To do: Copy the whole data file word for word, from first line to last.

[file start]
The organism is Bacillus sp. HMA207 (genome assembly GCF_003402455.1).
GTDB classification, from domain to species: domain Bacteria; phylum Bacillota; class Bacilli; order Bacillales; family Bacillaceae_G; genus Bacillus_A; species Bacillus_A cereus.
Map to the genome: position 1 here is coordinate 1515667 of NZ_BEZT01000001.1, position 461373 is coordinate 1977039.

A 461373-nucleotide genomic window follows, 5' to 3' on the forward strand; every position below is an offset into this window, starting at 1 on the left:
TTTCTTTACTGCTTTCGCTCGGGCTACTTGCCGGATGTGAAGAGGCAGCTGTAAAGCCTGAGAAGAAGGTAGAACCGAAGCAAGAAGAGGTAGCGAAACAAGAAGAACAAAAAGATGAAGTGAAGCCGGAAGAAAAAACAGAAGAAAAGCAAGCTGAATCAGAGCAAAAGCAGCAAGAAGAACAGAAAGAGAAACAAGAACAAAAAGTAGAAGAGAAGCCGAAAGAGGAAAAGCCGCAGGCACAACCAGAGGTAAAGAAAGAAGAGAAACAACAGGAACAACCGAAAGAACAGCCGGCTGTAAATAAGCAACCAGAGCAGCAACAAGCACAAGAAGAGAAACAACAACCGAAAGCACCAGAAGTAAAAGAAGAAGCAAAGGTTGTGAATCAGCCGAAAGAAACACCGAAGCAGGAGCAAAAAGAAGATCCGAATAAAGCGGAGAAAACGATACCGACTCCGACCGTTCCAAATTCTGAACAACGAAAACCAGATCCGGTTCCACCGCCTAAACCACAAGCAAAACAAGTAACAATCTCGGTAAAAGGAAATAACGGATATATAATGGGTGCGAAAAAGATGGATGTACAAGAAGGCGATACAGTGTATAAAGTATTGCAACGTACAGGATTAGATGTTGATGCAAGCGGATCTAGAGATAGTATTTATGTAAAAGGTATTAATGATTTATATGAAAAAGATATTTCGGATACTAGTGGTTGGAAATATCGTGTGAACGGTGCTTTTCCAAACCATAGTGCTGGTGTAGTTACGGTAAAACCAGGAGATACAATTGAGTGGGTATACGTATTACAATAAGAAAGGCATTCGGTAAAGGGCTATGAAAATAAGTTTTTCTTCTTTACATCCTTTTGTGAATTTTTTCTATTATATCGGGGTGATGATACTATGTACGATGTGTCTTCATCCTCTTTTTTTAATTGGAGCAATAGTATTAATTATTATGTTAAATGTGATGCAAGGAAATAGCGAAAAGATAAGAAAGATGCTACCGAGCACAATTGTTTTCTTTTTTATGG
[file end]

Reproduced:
The organism is Bacillus sp. HMA207 (genome assembly GCF_003402455.1).
GTDB classification, from domain to species: domain Bacteria; phylum Bacillota; class Bacilli; order Bacillales; family Bacillaceae_G; genus Bacillus_A; species Bacillus_A cereus.
Map to the genome: position 1 here is coordinate 1515667 of NZ_BEZT01000001.1, position 461373 is coordinate 1977039.

A 461373-nucleotide genomic window follows, 5' to 3' on the forward strand; every position below is an offset into this window, starting at 1 on the left:
TTTCTTTACTGCTTTCGCTCGGGCTACTTGCCGGATGTGAAGAGGCAGCTGTAAAGCCTGAGAAGAAGGTAGAACCGAAGCAAGAAGAGGTAGCGAAACAAGAAGAACAAAAAGATGAAGTGAAGCCGGAAGAAAAAACAGAAGAAAAGCAAGCTGAATCAGAGCAAAAGCAGCAAGAAGAACAGAAAGAGAAACAAGAACAAAAAGTAGAAGAGAAGCCGAAAGAGGAAAAGCCGCAGGCACAACCAGAGGTAAAGAAAGAAGAGAAACAACAGGAACAACCGAAAGAACAGCCGGCTGTAAATAAGCAACCAGAGCAGCAACAAGCACAAGAAGAGAAACAACAACCGAAAGCACCAGAAGTAAAAGAAGAAGCAAAGGTTGTGAATCAGCCGAAAGAAACACCGAAGCAGGAGCAAAAAGAAGATCCGAATAAAGCGGAGAAAACGATACCGACTCCGACCGTTCCAAATTCTGAACAACGAAAACCAGATCCGGTTCCACCGCCTAAACCACAAGCAAAACAAGTAACAATCTCGGTAAAAGGAAATAACGGATATATAATGGGTGCGAAAAAGATGGATGTACAAGAAGGCGATACAGTGTATAAAGTATTGCAACGTACAGGATTAGATGTTGATGCAAGCGGATCTAGAGATAGTATTTATGTAAAAGGTATTAATGATTTATATGAAAAAGATATTTCGGATACTAGTGGTTGGAAATATCGTGTGAACGGTGCTTTTCCAAACCATAGTGCTGGTGTAGTTACGGTAAAACCAGGAGATACAATTGAGTGGGTATACGTATTACAATAAGAAAGGCATTCGGTAAAGGGCTATGAAAATAAGTTTTTCTTCTTTACATCCTTTTGTGAATTTTTTCTATTATATCGGGGTGATGATACTATGTACGATGTGTCTTCATCCTCTTTTTTTAATTGGAGCAATAGTATTAATTATTATGTTAAATGTGATGCAAGGAAATAGCGAAAAGATAAGAAAGATGCTACCGAGCACAATTGTTTTCTTTTTTATGG